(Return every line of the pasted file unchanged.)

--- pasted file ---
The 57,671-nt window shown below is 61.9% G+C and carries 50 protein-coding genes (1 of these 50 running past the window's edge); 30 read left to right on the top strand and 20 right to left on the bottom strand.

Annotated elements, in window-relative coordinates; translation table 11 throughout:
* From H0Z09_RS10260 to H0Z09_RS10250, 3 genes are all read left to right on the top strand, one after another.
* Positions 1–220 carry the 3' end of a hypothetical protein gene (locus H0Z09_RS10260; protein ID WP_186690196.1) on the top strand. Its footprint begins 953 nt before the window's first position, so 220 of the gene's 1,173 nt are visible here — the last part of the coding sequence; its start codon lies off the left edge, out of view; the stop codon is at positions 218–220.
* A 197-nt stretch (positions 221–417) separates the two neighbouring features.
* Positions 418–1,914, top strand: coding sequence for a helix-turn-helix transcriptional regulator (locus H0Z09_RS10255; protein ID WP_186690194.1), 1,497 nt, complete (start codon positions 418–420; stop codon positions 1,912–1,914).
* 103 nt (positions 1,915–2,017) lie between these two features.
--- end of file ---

The 57,671-nt window shown below is 61.9% G+C and carries 50 protein-coding genes (1 of these 50 running past the window's edge); 30 read left to right on the top strand and 20 right to left on the bottom strand.

Annotated elements, in window-relative coordinates; translation table 11 throughout:
* From H0Z09_RS10260 to H0Z09_RS10250, 3 genes are all read left to right on the top strand, one after another.
* Positions 1–220 carry the 3' end of a hypothetical protein gene (locus H0Z09_RS10260; protein ID WP_186690196.1) on the top strand. Its footprint begins 953 nt before the window's first position, so 220 of the gene's 1,173 nt are visible here — the last part of the coding sequence; its start codon lies off the left edge, out of view; the stop codon is at positions 218–220.
* A 197-nt stretch (positions 221–417) separates the two neighbouring features.
* Positions 418–1,914, top strand: coding sequence for a helix-turn-helix transcriptional regulator (locus H0Z09_RS10255; protein ID WP_186690194.1), 1,497 nt, complete (start codon positions 418–420; stop codon positions 1,912–1,914).
* 103 nt (positions 1,915–2,017) lie between these two features.